Presumably most of us would like to keep our misdemeanours from our employer.
The Employment Appeals Tribunal recently considered whether we can do just that, or whether there is an implied duty to disclose allegations of misconduct to our employer, in the absence of an express provision requiring disclosure.
Mr Amadi worked with The Basildon Academies as a tutor as well later having another employer, Richmond upon Thames College. Mr Amadi was accused of sexually assaulting a female pupil at Richmond College and was arrested and bailed by the police. The College suspended him, however he did not advise Basildon Academies of the allegations.
When the police contacted the Academies to inform them about the allegations and to advise that Mr Amadi had been suspended from the College, the Academies suspended him and following a disciplinary hearing dismissed him for gross misconduct.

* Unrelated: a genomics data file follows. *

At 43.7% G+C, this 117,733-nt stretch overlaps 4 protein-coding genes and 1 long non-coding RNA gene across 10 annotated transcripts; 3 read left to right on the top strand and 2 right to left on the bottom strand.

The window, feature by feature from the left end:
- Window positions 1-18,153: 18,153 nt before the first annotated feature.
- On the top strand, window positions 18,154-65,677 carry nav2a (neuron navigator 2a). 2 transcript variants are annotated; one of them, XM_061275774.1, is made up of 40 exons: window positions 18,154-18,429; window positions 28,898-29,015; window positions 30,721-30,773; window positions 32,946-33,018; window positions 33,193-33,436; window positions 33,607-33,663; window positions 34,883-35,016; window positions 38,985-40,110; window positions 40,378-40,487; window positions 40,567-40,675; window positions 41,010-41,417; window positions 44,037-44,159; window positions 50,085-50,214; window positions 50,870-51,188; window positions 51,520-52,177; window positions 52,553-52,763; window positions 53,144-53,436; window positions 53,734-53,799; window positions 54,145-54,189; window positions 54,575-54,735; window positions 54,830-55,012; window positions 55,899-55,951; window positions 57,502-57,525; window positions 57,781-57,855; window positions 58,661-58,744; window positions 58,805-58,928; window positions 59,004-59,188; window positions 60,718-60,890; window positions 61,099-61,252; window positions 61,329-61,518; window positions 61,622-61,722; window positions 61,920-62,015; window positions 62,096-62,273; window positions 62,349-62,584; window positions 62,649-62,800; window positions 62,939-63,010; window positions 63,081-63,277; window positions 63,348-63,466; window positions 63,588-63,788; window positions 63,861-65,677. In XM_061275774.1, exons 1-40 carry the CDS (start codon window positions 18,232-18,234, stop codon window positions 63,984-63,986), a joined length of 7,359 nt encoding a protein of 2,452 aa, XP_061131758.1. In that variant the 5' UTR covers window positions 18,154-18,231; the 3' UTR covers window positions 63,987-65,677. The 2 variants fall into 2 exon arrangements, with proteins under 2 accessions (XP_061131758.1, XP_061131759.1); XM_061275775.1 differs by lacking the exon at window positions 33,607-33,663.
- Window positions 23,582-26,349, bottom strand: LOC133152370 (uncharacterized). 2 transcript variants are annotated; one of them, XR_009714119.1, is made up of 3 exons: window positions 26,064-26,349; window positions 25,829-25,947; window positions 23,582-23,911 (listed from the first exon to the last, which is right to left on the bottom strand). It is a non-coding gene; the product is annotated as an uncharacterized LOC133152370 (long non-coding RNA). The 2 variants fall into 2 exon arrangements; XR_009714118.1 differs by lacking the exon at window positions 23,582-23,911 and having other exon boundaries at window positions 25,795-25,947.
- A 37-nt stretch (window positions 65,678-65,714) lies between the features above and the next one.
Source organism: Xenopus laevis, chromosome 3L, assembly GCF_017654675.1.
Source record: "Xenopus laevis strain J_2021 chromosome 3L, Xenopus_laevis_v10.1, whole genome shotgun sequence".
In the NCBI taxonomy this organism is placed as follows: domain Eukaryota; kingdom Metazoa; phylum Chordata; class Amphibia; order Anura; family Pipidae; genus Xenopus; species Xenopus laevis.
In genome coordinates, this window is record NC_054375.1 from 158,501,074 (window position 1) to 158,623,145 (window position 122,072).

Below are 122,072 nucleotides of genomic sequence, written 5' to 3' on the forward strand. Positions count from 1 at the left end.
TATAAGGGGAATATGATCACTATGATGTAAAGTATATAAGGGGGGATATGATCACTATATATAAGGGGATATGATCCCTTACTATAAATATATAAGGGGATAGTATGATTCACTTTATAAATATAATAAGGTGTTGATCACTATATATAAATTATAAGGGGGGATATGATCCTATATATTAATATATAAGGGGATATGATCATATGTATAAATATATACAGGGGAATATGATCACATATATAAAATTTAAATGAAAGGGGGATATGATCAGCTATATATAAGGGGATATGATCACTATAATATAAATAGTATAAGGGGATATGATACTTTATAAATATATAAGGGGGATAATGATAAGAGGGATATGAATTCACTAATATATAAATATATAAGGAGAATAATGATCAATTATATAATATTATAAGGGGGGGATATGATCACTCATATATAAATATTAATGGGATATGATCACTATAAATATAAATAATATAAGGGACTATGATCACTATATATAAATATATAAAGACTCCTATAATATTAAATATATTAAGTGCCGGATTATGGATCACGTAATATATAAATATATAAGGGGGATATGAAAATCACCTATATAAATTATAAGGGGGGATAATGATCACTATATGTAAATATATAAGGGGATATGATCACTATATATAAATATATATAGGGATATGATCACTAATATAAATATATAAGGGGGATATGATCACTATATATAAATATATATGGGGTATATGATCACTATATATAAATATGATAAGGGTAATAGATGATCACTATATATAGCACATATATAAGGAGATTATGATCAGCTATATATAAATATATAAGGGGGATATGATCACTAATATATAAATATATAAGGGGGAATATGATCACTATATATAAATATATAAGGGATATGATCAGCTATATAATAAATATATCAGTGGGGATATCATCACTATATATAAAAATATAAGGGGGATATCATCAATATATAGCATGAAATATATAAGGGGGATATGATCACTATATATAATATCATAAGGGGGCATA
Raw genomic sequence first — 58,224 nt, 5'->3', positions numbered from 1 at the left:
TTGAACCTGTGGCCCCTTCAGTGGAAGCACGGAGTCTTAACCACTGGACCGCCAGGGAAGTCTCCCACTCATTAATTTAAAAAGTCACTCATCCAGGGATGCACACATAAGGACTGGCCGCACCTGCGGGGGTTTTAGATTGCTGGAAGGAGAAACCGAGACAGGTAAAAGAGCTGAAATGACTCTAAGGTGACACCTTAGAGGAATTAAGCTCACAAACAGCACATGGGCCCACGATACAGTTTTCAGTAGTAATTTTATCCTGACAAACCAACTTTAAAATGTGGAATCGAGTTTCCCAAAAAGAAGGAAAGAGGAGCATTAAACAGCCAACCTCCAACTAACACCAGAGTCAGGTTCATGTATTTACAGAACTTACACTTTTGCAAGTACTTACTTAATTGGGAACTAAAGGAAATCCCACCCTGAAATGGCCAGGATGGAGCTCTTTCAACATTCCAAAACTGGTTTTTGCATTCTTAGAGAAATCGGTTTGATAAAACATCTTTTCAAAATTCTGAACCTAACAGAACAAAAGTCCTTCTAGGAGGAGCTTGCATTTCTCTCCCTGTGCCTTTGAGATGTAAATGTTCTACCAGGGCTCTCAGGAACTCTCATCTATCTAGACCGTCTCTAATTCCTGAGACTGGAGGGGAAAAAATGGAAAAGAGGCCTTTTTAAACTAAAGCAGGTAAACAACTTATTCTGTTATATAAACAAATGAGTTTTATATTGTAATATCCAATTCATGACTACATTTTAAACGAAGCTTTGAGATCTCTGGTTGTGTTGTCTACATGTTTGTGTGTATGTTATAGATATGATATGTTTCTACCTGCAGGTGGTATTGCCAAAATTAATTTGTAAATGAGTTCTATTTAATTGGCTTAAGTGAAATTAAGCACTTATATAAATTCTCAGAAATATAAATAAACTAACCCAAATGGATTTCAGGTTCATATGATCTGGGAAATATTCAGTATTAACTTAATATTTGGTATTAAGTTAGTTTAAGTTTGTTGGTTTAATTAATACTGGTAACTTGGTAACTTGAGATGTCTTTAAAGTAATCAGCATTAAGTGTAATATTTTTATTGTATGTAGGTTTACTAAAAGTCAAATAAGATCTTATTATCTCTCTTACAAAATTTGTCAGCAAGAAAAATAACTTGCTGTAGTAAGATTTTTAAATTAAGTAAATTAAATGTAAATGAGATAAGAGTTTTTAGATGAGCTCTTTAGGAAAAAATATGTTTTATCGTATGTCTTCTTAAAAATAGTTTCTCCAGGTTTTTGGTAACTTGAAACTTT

Under the Academies’ Code of Conduct, he was under an obligation to expressly disclose any criminal conviction or caution. He was also obliged to disclose any impropriety committed by himself or others, however this applied only where the alleged conduct took place in the course of his employment. These allegations related solely to his employment with Richmond College.
Whilst it is recognised that an employee has an implied duty of fidelity towards their employer, the EAT decided that this implied duty does not extend to requiring an employee to disclose his own misconduct to his employer in the absence of an express term to that effect. Mr Amadi had not breached his contract by failing to disclose allegations of sexual misconduct and so the dismissal fell out with the band of reasonable responses open to the employer.
This case confirms that an employee will not be obliged to “whistleblow” on himself, and so an employer who wishes an employee to disclose such misconduct must have a carefully drafted clause requiring this.